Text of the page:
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The Catholic Study Bible A special version of the New American Bible, with a wealth of background information useful to Catholics.

Reading through Colossians

The Address ( 1, 1–14 )

The address includes not only the usual greeting ( 1, 1–2 ) and thanksgiving ( 1, 3–8 ) but also a prayer for the continued progress of the Colossians ( 1, 9–14 ). Both the address and conclusion ( 4, 7–18 ) contain greetings and personal references that are typical of Paul.

The Body of the Letter ( 1, 15–4, 6 )

Colossians' main message is correct teaching and warnings against false teachings ( 1, 15–2, 23 ). This is followed by exhortations to exercise fundamental beliefs in daily Christian living ( 3, 1–4, 6 ).

Instruction about Christ and False Teaching ( 1, 15–2, 23 )

Paul is confident that Epaphras has given the community a solid foundation. He reminds the Colossians that by Christ's saving death, “[God] delivered us from the power of darkness and transferred us to the kingdom of his beloved Son” ( 1, 13 ). This transference from the realm of sin and error into that of grace and truth is effected in baptism and must be lived out in the daily lives of Christians. The doctrinal presentation of the first major part of Colossians falls into three sections: the Christological hymn and its implications ( 1, 15–23 ), Paul's own ministry and example ( 1, 24–2, 3 ), and warnings against false teachers and their teaching ( 2, 4–23 ).

The Christological Hymn ( 1, 15–23 ). In order to teach a correct Christology and clarify errors, Paul quotes a liturgical hymn apparently familiar to the Colossians ( 1, 15–20; see also Phil 2, 6–11 ). Many interpreters believe that this hymn predates Paul and was already in use by the early Christian communities. The poetic rhythm and language suggest that it was a hymn and that it was at home in the liturgy. Since Paul generally writes in prose, the insertion of a hymn here is easily discerned in the Greek. In this hymn Christians profess and celebrate the authority of Christ in whom all “the fullness was pleased to dwell, and through him to reconcile all things for him.” Paul stresses the redemption and peace won for us through Christ. He does not badger or scold the Colossians for their errors, but presents Christ's role of reconciling the world to God as the basis of common faith among all believers. The text adapts a variety of traditions about the figure of Wisdom and a cosmic savior to the person of Christ, who begins, as in the prologue of John's Gospel, in the heavenly realm. But he is also the head of the church and firstborn from the dead, so that his saving action works in our history.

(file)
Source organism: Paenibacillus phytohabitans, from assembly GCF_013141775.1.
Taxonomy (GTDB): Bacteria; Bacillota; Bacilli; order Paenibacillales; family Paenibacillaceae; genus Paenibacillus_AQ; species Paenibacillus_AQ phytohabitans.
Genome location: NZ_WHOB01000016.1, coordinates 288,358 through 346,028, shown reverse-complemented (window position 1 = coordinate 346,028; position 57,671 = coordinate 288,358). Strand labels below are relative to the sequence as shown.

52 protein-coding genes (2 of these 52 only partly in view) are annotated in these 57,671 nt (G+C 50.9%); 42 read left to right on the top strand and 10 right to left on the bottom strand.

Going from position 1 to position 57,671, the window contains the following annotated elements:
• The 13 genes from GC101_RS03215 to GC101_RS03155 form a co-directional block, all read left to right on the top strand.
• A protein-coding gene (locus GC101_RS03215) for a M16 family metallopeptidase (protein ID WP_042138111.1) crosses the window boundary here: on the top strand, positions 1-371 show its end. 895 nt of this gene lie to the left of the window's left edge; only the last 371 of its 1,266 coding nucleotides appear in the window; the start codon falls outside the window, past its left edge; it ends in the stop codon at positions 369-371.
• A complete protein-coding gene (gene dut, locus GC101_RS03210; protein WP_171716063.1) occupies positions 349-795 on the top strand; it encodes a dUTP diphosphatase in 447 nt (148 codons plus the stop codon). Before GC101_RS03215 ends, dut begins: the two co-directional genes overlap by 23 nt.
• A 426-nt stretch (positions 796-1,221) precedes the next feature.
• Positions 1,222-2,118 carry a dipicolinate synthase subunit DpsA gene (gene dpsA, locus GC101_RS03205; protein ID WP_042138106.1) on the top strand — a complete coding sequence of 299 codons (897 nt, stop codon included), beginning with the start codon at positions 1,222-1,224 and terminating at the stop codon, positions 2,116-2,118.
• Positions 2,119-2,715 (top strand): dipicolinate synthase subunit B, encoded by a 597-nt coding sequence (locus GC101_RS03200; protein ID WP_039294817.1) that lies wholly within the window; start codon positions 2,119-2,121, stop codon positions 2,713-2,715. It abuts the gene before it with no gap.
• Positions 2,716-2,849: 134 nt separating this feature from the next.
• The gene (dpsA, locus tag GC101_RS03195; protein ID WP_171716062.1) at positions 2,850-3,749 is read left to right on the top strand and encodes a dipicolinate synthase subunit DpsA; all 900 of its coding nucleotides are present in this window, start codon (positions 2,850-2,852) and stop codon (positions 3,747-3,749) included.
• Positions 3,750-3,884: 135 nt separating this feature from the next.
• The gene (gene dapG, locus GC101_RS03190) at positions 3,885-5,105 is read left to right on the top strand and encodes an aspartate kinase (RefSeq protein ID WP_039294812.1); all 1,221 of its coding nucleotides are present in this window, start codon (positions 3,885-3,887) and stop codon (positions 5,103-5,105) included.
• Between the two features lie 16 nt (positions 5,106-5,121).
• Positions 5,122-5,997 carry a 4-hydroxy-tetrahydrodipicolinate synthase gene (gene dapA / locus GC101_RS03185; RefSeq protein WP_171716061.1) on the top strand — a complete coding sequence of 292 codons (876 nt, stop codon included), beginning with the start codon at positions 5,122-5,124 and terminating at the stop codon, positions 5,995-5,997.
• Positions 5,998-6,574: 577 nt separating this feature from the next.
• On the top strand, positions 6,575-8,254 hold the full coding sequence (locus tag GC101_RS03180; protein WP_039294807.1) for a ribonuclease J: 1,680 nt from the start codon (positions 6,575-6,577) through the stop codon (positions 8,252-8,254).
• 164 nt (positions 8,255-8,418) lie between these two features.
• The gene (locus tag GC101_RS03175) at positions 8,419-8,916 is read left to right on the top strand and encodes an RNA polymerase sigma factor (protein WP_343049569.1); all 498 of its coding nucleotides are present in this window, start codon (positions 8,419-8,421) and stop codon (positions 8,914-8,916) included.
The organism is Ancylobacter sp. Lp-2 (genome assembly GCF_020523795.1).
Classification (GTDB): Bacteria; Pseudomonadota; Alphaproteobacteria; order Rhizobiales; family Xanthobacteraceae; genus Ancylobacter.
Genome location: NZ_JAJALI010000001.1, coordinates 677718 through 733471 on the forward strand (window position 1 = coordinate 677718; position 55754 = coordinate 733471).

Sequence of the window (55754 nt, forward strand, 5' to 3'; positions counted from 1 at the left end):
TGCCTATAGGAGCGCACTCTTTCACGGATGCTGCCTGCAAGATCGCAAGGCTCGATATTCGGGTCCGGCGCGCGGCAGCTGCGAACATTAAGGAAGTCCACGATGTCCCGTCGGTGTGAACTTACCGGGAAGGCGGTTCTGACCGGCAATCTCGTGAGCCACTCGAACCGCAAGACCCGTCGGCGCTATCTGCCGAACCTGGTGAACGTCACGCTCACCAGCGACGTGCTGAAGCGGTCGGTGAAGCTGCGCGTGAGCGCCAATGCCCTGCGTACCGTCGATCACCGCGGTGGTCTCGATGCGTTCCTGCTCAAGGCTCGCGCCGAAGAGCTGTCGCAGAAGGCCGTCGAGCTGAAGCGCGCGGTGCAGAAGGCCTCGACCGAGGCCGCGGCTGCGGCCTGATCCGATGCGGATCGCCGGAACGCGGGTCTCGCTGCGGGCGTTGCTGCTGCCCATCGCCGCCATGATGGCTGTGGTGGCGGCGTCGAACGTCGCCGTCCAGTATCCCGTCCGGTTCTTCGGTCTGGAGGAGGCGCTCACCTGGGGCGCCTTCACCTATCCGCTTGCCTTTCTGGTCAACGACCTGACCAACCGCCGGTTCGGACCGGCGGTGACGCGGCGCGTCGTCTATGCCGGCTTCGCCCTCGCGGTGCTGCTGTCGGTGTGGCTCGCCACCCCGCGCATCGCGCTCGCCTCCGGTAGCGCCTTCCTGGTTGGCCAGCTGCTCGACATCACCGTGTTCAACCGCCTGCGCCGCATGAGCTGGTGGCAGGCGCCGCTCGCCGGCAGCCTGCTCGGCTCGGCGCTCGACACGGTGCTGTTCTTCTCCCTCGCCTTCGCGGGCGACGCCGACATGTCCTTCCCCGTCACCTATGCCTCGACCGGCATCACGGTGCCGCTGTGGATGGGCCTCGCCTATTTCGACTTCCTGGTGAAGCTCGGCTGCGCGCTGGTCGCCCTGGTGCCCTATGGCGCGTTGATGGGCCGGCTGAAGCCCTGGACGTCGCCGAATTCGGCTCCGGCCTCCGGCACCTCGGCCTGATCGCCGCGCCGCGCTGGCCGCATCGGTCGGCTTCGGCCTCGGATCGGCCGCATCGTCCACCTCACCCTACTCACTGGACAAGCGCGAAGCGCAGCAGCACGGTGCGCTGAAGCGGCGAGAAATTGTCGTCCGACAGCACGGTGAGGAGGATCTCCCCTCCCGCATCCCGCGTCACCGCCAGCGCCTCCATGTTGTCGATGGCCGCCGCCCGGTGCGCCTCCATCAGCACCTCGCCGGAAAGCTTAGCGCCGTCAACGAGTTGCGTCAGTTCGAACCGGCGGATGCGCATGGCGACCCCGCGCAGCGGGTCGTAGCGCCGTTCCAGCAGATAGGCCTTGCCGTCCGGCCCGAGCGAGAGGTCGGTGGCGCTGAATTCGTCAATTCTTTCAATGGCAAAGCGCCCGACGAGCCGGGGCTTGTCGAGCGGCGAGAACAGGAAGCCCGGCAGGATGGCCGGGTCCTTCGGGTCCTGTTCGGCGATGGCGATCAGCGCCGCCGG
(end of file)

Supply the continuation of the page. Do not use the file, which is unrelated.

Paul's Ministry and Example ( 1, 24–2, 3 ). Emphasis on his own example is a remarkable trait of Paul's letters, one expected of a great teacher in his day (see further 1 Thes 1, 6; 2 Cor 11–12 ). It is also significant that upon reviewing Christ's work of redemption, Paul immediately attaches his own example as a model for the Colossians to emulate. At first this advice may strike us as surprising and almost shocking. How can Paul claim to be a model for all to imitate (see 1 Cor 11, 1; Phil 4, 8 )? It springs from the apostle's humility and transparent confidence. Paul is so firmly rooted in God that he dares to advise his addressees to follow his example. By studying Paul's life, others may know the power of God and be converted. Paul always reveals the source of his confidence, which is not self‐reliance but hope in God. This hope is best expressed in Christ's gift of salvation evidenced in the life of the apostle. The apostle glories in his vocation and fidelity while also accentuating his sufferings in the service of the gospel.